My experience at a site delivering up to 5,000 shots of hope per day

hand in medical glove reaching out with palm up
hand in medical glove reaching out with palm up
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Sunday, January 24, 2021, 6:15 a.m.

Day 1 begins in darkness. I park and join a line of people in scrubs walking into the tailgate lot at Petco Park. Waiting to sign in, the mood is light despite the early hour. People are chatting, waving to friends and coworkers — cold but excited.

New volunteers get a brief orientation. Roles at the superstation include vaccinator, scribe, charge nurse, runner, observer, check-in/registration, and support personnel (IT, traffic control, etc). Vaccinators have to be licensed medical professionals, and scribes and check-in need access to the electronic record system, but anyone can sign up as a runner or observer…


How to revel in life’s littlest moments, because that’s all we have right now

boy and girl standing on rooftop at dusk
boy and girl standing on rooftop at dusk
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Before you read this, I humbly ask that you open and play it in the background.

Cool. You ready?

Good, because you are the main character.

Let me translate for the non-#millenialsoftiktok and Gen X’ers out there. With pandemic lockdowns forcing teens to miss out on prom, graduation, and other high school traditions, many turned to TikTok to reimagine their coming-of-age moments.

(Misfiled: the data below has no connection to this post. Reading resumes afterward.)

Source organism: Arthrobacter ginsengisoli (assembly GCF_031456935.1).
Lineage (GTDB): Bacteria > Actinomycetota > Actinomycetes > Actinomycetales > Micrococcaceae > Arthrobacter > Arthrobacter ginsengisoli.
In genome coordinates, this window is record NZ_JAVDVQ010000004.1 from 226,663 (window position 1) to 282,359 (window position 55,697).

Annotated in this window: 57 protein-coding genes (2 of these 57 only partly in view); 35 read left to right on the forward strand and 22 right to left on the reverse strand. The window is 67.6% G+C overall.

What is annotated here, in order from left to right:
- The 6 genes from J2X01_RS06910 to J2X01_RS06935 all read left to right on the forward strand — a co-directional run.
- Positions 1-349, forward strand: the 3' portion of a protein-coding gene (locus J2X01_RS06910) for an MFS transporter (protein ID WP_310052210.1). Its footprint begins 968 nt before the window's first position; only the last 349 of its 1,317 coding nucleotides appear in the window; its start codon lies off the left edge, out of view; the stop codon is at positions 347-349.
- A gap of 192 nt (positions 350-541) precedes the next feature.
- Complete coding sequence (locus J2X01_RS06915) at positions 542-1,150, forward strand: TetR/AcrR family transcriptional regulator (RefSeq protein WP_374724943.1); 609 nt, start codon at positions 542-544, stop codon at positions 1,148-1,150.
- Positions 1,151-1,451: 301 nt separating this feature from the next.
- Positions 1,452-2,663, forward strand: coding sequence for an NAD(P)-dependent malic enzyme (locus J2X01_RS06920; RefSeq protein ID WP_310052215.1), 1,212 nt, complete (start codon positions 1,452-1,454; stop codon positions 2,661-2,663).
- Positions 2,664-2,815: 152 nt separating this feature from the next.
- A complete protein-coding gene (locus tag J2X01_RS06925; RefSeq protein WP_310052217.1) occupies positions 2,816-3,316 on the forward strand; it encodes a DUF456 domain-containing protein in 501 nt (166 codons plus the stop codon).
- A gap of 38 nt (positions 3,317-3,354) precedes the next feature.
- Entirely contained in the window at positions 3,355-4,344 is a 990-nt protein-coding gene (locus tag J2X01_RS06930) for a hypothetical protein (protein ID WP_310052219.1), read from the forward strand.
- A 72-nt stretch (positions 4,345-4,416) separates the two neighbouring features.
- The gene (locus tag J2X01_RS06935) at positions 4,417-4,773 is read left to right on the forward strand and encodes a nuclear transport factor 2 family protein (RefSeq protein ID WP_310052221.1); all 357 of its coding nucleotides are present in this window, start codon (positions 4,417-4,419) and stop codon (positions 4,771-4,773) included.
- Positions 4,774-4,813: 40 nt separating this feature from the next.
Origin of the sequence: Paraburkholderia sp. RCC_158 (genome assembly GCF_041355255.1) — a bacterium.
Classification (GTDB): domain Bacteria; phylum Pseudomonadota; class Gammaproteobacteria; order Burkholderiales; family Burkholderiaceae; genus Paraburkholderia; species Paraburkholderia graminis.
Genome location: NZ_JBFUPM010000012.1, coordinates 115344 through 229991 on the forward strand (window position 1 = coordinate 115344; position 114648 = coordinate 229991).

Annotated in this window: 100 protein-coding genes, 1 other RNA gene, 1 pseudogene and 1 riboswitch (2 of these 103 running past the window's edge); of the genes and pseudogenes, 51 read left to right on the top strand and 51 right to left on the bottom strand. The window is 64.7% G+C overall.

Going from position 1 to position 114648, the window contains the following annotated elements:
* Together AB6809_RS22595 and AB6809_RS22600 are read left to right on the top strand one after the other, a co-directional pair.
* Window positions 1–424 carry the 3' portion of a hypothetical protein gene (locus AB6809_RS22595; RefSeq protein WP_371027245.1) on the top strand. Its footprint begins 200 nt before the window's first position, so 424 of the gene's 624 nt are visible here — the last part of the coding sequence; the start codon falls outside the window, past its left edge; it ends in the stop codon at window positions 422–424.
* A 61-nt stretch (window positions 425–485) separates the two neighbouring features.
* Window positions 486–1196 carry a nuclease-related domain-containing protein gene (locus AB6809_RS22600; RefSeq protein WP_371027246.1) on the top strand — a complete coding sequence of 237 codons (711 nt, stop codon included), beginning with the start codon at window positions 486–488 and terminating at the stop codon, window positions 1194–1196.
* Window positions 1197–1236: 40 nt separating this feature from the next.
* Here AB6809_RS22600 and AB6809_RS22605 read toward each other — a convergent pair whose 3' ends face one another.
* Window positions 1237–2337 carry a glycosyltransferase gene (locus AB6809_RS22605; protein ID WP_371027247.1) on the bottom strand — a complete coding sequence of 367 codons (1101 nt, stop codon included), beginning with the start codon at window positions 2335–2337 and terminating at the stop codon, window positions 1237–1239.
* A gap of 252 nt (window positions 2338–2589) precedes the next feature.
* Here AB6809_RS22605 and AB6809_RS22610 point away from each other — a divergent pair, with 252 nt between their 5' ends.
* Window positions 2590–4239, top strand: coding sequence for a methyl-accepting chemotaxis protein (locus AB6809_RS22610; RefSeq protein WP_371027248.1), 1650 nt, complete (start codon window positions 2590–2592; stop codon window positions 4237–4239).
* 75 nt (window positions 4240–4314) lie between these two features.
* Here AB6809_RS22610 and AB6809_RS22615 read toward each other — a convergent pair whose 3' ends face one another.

The main character is the one who dances like nobody’s watching. The one who sticks their body out of the speeding car to feel the wind in their hair. …


5 learning accelerants to fuel your own fire

View of city through photo lens, rendering the skyline upside down
View of city through photo lens, rendering the skyline upside down
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I started medical school at 21 years old, fresh-faced and slightly bleary-eyed from a hangover lasting most of my senior year. Using the old tried-and-true studying techniques — going to class, reading a textbook, taking notes — I had sailed through the first 3 years of college with only a few bumps in the sea. Learning just came naturally to me. Or so I thought.

The first year of medical school, I scored below average on almost every exam.

I was uncomfortably close to failing in some subjects; I managed to scrape out an average in Anatomy.

Not for lack…


Behind the scenes of a meeting of women in a medical specialty dominated by men

Image for post
Image for post
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She was there, briefly. Earlier at the conference, she sat unassumingly in a row of chairs I passed. The sharp maroon blazer stood out even before I knew the wearer’s identity.

Now, she was being called to the podium:

“The first female president of the American Academy of Orthopaedic Surgeons, Dr. Kristy Weber!”

We rose and clapped as thunderously as 80-odd people could.

The 2019 Annual Meeting of the Ruth Jackson Orthopaedic Society (RJOS) was held in the Venetian Sands Expo Center, Room 504. Room 504 was a gold-hued, ornately-decorated ballroom of medium size. …

Isabella Wu

A young doctor training in orthopedic surgery // Heartfelt essays and medical non-fiction

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